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This will be an important year for local governments across Japan as the Abe administration pushes a policy aimed at revitalizing the nation’s regional economies. Under the five-year comprehensive strategy adopted by the administration, local governments are supposed to work out their own revitalization plans for review by the national government. The effectiveness of the local plans will hold the key when the central government decides on the allocation of a new type of grant to be distributed to local governments under the program.

It will be imperative for the heads of local government and their employees to correctly identify the problems and needs of their residents and areas, and give full play to their own ingenuity in working out the plans. Central government officials need to respect local initiatives and refrain from imposing uniform ideas about what revitalization efforts should be like when they assess the proposals.

The national government has already exhibited a tendency to impose ideas on local governments by suggesting that new grants be used, for example, to issue coupons for residents to use in local stores or to give one-time allowances to low-income households for purchasing kerosene.

The nation’s graying and dwindling population is taking especially heavy tolls on rural areas, which are also suffering from an exodus of people to urban regions that offer higher-paying jobs. Clearly the priority task for local administrations will be to devise various measures to retain local residents and attract people from urban areas by creating job opportunities for them.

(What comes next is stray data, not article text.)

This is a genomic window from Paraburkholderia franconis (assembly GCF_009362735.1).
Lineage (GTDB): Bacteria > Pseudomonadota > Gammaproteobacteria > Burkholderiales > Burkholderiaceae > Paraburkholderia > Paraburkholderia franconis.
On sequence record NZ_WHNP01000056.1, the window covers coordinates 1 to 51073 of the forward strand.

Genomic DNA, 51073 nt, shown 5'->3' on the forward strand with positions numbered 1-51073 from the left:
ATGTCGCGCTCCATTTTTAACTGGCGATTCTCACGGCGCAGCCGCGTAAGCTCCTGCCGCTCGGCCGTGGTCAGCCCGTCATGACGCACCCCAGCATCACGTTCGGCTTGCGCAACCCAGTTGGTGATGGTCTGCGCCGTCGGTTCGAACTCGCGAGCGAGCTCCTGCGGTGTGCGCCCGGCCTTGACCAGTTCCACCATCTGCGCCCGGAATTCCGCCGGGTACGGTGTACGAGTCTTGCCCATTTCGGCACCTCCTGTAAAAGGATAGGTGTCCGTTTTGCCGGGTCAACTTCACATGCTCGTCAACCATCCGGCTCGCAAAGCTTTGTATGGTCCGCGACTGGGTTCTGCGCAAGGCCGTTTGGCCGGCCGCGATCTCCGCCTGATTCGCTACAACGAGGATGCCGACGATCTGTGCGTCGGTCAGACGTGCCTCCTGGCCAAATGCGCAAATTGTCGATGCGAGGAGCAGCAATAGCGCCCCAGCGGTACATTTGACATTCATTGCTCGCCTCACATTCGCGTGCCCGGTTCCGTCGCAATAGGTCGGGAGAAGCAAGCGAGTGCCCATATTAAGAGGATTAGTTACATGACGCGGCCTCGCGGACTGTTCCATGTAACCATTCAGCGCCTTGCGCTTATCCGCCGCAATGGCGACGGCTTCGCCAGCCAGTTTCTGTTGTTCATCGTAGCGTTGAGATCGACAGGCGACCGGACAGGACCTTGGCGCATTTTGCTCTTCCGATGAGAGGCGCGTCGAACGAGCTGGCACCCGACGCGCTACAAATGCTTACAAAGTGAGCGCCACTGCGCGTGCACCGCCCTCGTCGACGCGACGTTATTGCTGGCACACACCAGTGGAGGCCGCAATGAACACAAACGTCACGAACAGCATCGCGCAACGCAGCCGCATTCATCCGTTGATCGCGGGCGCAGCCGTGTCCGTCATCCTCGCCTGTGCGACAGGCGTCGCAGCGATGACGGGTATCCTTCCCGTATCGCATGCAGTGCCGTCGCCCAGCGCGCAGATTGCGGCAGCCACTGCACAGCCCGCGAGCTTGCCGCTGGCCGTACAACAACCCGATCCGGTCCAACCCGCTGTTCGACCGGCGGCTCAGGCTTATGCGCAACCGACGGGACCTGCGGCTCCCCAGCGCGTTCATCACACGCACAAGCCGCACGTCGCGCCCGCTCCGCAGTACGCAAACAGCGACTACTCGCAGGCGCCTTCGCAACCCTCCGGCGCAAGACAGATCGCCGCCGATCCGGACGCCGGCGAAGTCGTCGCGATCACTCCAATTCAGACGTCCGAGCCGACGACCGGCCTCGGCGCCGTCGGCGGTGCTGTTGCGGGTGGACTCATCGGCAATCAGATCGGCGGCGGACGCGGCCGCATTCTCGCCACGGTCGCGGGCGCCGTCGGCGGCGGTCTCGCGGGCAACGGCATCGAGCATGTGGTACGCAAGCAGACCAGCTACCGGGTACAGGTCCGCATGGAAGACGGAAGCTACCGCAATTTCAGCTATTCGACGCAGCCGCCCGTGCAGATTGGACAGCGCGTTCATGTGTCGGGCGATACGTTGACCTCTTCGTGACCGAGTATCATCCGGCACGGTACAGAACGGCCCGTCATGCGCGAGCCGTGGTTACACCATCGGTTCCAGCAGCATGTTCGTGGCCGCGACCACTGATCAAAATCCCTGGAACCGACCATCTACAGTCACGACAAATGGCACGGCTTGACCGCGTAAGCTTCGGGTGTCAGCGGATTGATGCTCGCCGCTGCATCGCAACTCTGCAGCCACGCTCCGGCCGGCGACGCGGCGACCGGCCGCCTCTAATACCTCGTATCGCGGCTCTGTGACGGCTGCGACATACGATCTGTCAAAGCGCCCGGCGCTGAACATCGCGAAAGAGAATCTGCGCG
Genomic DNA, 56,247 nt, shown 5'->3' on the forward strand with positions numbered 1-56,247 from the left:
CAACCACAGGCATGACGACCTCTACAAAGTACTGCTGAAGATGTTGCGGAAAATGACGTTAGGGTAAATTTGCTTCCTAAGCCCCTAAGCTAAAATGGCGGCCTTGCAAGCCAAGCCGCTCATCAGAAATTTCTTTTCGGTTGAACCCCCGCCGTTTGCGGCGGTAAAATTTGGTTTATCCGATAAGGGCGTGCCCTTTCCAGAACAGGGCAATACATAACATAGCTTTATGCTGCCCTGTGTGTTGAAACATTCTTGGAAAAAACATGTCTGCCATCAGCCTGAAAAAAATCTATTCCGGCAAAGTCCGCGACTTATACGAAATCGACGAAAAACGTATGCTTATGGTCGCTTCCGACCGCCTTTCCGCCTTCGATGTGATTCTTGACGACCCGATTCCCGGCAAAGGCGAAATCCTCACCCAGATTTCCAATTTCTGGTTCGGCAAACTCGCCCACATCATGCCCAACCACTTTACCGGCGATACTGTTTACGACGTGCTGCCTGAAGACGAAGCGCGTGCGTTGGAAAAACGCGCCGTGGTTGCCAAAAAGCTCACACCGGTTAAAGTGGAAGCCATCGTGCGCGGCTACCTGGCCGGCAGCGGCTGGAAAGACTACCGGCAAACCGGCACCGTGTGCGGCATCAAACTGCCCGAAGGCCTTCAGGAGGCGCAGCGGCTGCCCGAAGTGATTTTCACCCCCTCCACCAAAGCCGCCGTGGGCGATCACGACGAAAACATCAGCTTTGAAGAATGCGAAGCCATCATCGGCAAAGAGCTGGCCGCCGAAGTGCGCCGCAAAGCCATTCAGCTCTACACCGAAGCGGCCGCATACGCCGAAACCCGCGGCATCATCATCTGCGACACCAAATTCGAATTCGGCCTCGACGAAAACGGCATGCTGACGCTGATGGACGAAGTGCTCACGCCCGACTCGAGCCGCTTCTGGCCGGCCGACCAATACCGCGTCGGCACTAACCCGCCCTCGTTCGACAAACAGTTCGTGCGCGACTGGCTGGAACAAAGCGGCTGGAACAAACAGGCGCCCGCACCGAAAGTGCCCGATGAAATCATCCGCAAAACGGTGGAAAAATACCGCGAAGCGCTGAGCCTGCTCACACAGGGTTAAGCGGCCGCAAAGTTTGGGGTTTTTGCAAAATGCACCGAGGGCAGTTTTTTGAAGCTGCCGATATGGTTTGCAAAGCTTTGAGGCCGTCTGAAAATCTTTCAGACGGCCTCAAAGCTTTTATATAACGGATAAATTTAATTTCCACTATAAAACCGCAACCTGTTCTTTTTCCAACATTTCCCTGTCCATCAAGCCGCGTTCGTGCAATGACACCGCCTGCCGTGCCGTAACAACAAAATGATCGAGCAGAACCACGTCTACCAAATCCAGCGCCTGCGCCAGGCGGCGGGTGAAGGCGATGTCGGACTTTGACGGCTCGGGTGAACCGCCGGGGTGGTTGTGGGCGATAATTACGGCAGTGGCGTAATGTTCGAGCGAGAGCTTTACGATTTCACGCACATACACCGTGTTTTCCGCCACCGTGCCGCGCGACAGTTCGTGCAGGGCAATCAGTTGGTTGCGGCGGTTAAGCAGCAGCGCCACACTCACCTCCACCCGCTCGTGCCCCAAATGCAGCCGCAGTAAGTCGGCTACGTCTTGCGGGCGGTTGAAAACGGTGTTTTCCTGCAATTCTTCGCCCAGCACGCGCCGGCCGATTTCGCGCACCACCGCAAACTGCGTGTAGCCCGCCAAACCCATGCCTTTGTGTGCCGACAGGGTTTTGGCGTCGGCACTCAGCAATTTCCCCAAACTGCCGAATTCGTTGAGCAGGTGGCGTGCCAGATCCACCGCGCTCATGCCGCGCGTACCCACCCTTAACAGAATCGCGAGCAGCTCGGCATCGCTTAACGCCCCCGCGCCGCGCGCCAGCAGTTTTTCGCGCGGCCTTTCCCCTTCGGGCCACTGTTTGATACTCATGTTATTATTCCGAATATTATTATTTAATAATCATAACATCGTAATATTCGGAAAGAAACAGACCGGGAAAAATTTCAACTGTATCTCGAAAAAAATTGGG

In working out their revitalization plans, members of local governments must avoid trying to develop ideas only among themselves and instead seek the opinions of citizens. They need to rouse local residents’ interest in taking part in developing the plans and solicit opinions from a variety of people, including executives and employees of local businesses, people in agriculture, forestry or fisheries industries and members of civic groups. They can also utilize existing local networks such as community associations to serve as vehicles to draw ideas and put them in action.

It will also be important for local officials to turn what has been viewed in a negative light — such as vacant houses and uncultivated agricultural fields — into assets to attract city dwellers. Vacant housing, for example, can be used as residences for immigrants from urban areas or as business offices.

Local governments should devise financial and other means that prepare the owners of vacant houses and agricultural fields to lend or lease unused assets. Local governments also should consider utilizing unused private and public properties, such as public halls and abandoned schools, not only for economic purposes but also for social welfare, medical and other public purposes.

In developing the plans, local governments also should look beyond their borders and cooperate with other municipalities to exchange ideas. They should also make efforts to locate nongovernmental groups and businesses ready to help and should get their assistance.

Past attempts at regional revitalization have not been very successful. Leaders of local governments should realize that, given the dire demographic situation, the Abe administration’s emphasis on the issue of regional revitalization provides perhaps one of the last chances to accomplish this vital goal.

The central government bureaucracy, for their part, should break away from their turf mentality and be open-minded and flexible when they deal with local governments’ initiatives.

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